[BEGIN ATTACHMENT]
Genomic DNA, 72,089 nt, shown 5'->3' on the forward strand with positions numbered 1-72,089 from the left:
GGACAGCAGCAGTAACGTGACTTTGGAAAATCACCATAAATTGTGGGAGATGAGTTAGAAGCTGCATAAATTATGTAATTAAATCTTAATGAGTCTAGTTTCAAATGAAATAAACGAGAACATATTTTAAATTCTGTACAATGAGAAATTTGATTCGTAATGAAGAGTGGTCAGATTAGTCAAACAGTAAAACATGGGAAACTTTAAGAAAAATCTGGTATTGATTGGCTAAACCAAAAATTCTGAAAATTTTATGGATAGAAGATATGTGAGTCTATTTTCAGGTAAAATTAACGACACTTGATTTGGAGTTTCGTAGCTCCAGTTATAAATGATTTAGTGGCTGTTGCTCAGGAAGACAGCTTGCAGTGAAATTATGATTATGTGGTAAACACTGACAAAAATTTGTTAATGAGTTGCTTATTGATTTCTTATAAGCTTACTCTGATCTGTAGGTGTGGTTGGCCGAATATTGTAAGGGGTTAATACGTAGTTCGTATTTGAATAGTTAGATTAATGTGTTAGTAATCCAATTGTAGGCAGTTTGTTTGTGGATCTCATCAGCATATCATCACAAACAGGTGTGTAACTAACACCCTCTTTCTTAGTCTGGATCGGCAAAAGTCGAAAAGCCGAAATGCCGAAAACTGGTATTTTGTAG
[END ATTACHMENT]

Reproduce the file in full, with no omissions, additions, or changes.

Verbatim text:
Genomic DNA, 72,089 nt, shown 5'->3' on the forward strand with positions numbered 1-72,089 from the left:
GGACAGCAGCAGTAACGTGACTTTGGAAAATCACCATAAATTGTGGGAGATGAGTTAGAAGCTGCATAAATTATGTAATTAAATCTTAATGAGTCTAGTTTCAAATGAAATAAACGAGAACATATTTTAAATTCTGTACAATGAGAAATTTGATTCGTAATGAAGAGTGGTCAGATTAGTCAAACAGTAAAACATGGGAAACTTTAAGAAAAATCTGGTATTGATTGGCTAAACCAAAAATTCTGAAAATTTTATGGATAGAAGATATGTGAGTCTATTTTCAGGTAAAATTAACGACACTTGATTTGGAGTTTCGTAGCTCCAGTTATAAATGATTTAGTGGCTGTTGCTCAGGAAGACAGCTTGCAGTGAAATTATGATTATGTGGTAAACACTGACAAAAATTTGTTAATGAGTTGCTTATTGATTTCTTATAAGCTTACTCTGATCTGTAGGTGTGGTTGGCCGAATATTGTAAGGGGTTAATACGTAGTTCGTATTTGAATAGTTAGATTAATGTGTTAGTAATCCAATTGTAGGCAGTTTGTTTGTGGATCTCATCAGCATATCATCACAAACAGGTGTGTAACTAACACCCTCTTTCTTAGTCTGGATCGGCAAAAGTCGAAAAGCCGAAATGCCGAAAACTGGTATTTTGTAG